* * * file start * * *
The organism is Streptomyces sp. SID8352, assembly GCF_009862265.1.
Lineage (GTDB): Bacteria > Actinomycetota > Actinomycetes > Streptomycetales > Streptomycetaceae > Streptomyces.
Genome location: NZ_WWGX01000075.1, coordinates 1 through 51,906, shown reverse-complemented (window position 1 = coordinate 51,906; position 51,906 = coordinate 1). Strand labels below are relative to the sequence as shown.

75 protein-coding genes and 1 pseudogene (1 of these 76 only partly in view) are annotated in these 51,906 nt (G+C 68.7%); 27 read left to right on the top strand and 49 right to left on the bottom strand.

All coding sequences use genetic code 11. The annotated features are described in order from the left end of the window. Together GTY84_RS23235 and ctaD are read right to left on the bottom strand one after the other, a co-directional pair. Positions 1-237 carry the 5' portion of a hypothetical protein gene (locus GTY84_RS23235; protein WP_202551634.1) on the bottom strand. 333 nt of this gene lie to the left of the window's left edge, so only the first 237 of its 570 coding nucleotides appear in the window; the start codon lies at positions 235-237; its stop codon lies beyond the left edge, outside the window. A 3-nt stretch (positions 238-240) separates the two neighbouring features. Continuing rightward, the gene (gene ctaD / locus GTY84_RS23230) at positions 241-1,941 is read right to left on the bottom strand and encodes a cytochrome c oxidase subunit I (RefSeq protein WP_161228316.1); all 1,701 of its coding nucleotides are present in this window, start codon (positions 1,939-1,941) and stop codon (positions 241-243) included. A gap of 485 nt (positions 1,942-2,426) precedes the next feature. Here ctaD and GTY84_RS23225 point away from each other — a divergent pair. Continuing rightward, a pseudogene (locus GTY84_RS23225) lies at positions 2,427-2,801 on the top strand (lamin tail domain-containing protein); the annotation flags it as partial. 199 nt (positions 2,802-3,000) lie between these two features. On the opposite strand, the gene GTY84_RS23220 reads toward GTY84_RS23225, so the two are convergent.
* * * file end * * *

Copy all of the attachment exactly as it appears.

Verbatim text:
The organism is Streptomyces sp. SID8352, assembly GCF_009862265.1.
Lineage (GTDB): Bacteria > Actinomycetota > Actinomycetes > Streptomycetales > Streptomycetaceae > Streptomyces.
Genome location: NZ_WWGX01000075.1, coordinates 1 through 51,906, shown reverse-complemented (window position 1 = coordinate 51,906; position 51,906 = coordinate 1). Strand labels below are relative to the sequence as shown.

75 protein-coding genes and 1 pseudogene (1 of these 76 only partly in view) are annotated in these 51,906 nt (G+C 68.7%); 27 read left to right on the top strand and 49 right to left on the bottom strand.

All coding sequences use genetic code 11. The annotated features are described in order from the left end of the window. Together GTY84_RS23235 and ctaD are read right to left on the bottom strand one after the other, a co-directional pair. Positions 1-237 carry the 5' portion of a hypothetical protein gene (locus GTY84_RS23235; protein WP_202551634.1) on the bottom strand. 333 nt of this gene lie to the left of the window's left edge, so only the first 237 of its 570 coding nucleotides appear in the window; the start codon lies at positions 235-237; its stop codon lies beyond the left edge, outside the window. A 3-nt stretch (positions 238-240) separates the two neighbouring features. Continuing rightward, the gene (gene ctaD / locus GTY84_RS23230) at positions 241-1,941 is read right to left on the bottom strand and encodes a cytochrome c oxidase subunit I (RefSeq protein WP_161228316.1); all 1,701 of its coding nucleotides are present in this window, start codon (positions 1,939-1,941) and stop codon (positions 241-243) included. A gap of 485 nt (positions 1,942-2,426) precedes the next feature. Here ctaD and GTY84_RS23225 point away from each other — a divergent pair. Continuing rightward, a pseudogene (locus GTY84_RS23225) lies at positions 2,427-2,801 on the top strand (lamin tail domain-containing protein); the annotation flags it as partial. 199 nt (positions 2,802-3,000) lie between these two features. On the opposite strand, the gene GTY84_RS23220 reads toward GTY84_RS23225, so the two are convergent.